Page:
There’s so much mediocre Marlborough Sauvignon Blanc around (bland, sweet, overcropped and sometimes all three) that it’s a pleasure to recommend one that has real personality. This comes from the cooler Awatere Valley and is beautifuly taut and refined: a focused, almost minerally white with one foot in the Loire Valley, stylistically speaking. Fresh, crisp and tangy with notes of elderflower, wet stones and kiwi fruit, it lingers tantalisingly on the palate.
The 20% oak ageing is quite prominent on the nose and palate here, reminding me of a white Rioja (same grape, but more concentration in Empordà), but there’s enough texture and concentration for it to integrate over time. Another young producer who has rejuvenated old family vines to fashion something with real personality: minerality, wild herbs and some vanilla sweetness.
Made from the comparatively rare Durif (aka Petite Sirah) grape variety, this carries its 14% alcohol with ease and seems much ligher than that on the palate. The All Saints hallmarks of freshenss and balance are attractively expressed here. There’s plum, some nutmeg spice, a nip of dry tannin and bright, almost Italianate acidity.
By the very oaky standards of some white Riojas, this is comparatively light on the barrel influence. It’s a subtle, lightly smoky Viura with a herbal touch and well integrated vanilla oak. The palate is fresh, yet textured, with good length and a savoury finish.
This is the most elegant Chardonnay I’ve tasted yet from this Green Valley winery, marking a step change in freshness, minerality and balance. The wine is still Californian in style, but the oak and acidity are nicely intertwined adding a refeshing backrop to the pear and citrus fruit. The lees work is exemplary, too. A wine that wouldn’t look out of place in a line up of top Meursaults. Bravo.
This is consistenly one of my very favourite Albariños (and Spanish whites for that matter) from the historic Fefiñanes winery. It’s spritzy, perfumed and refreshing with that Riesling-like crispness that you get in the best Galician whites, notes of pear and stone fruit and a long, satisfying, palate-tingling finish. The taste of (green) Spain.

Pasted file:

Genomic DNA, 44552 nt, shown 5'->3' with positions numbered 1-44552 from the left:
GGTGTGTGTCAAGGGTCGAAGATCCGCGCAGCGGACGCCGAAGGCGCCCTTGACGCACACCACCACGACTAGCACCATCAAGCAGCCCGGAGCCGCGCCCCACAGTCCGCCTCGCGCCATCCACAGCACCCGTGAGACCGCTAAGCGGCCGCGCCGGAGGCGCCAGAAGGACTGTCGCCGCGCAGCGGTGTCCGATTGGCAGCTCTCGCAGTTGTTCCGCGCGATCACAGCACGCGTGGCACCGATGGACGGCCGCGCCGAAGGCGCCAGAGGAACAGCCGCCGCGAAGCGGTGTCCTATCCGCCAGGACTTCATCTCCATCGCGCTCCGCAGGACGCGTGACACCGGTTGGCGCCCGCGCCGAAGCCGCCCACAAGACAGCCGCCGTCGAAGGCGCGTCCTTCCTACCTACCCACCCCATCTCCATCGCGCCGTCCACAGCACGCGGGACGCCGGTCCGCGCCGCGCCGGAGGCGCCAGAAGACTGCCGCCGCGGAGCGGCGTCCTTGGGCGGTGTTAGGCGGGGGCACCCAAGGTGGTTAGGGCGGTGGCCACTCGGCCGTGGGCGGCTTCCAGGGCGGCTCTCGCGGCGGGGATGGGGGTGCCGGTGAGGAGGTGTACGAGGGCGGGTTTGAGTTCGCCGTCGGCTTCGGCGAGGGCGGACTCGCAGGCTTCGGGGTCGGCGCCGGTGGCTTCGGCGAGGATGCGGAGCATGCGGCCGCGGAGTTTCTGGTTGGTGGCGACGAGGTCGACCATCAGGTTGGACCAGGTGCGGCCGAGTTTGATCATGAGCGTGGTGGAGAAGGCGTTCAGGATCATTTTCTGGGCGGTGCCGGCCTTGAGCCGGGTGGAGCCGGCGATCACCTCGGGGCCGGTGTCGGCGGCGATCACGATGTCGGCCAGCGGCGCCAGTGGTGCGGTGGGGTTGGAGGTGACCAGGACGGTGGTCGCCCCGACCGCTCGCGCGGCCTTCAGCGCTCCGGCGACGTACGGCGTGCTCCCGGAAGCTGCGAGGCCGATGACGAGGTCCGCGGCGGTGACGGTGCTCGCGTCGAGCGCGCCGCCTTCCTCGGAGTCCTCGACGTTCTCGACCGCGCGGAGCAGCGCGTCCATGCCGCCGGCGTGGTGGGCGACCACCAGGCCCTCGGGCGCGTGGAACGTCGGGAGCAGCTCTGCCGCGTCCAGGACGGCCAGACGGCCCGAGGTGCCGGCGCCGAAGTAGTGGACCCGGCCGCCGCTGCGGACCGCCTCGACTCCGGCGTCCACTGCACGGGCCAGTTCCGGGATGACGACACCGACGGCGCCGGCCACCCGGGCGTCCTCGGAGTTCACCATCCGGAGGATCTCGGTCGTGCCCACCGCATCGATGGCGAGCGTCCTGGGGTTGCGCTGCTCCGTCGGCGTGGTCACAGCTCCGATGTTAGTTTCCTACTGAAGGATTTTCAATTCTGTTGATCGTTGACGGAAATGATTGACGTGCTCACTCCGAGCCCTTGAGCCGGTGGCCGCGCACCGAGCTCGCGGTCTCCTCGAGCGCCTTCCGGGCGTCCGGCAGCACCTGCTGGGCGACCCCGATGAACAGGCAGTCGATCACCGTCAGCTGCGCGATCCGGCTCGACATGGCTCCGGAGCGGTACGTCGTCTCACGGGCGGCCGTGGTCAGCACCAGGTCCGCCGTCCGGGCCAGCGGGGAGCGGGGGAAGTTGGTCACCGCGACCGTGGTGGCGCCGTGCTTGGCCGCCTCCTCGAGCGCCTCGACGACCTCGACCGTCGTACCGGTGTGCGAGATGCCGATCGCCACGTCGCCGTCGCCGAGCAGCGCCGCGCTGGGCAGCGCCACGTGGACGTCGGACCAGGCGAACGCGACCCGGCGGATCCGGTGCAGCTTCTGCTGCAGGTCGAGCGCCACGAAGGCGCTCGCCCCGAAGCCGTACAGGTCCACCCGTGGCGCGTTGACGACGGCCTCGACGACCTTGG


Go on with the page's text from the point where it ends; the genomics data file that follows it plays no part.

The best red grapes, Greece’s Xynomavro among them, invariably produce the best rosé wines. Good on Waitrose for listing a Greek example with ambition and personality: raspberry and wild strawberry fruit, a touch of sweetness and a nip of tannin on the finish.
This is something of a curiosity, but there’s nothing wrong with that: copper-tinted, almost Pinot Noir like, with sweet and savoury fruit flavours, refresing acidity and a long, wild strawberry finish. It’s got a nip of tannin, too, which makes it perfect with food. Try it with a summer salad.
Lighter and more approachable than the Home Block release, but not far behind it in quality, this is a ripe, structured, red fruits scented Pinot with savoury, toasty oak, subtle, filigree tannins and some grip on the finish. Another wine that needs a year or two in bottle to show at its best.
This is unashamedly New Zealand, even Nelson, in style rather than a Burgundian copy. It’s rich, savoury and textured, a wine whose pale colour belies its concentration, depth and complexity. The oak is a little too evident at the moment, but don’t hesitate to give it five or more years in bottle. Sweetly fruited, perfumed and very long.
We may still be waiting for summer here in rain-sodden Blighty, but why not pretend you’re on the Côte d’Azur with a bottle of this slinky, floral, pale pink blend of Syrah and Grenache. It’s delicate and very subtle with notes of rosehip and raspberry, bright, sappy acidity and a refreshing finish. Great as an aperitif, even better with salad, fish or chicken dishes. Essence of southern France.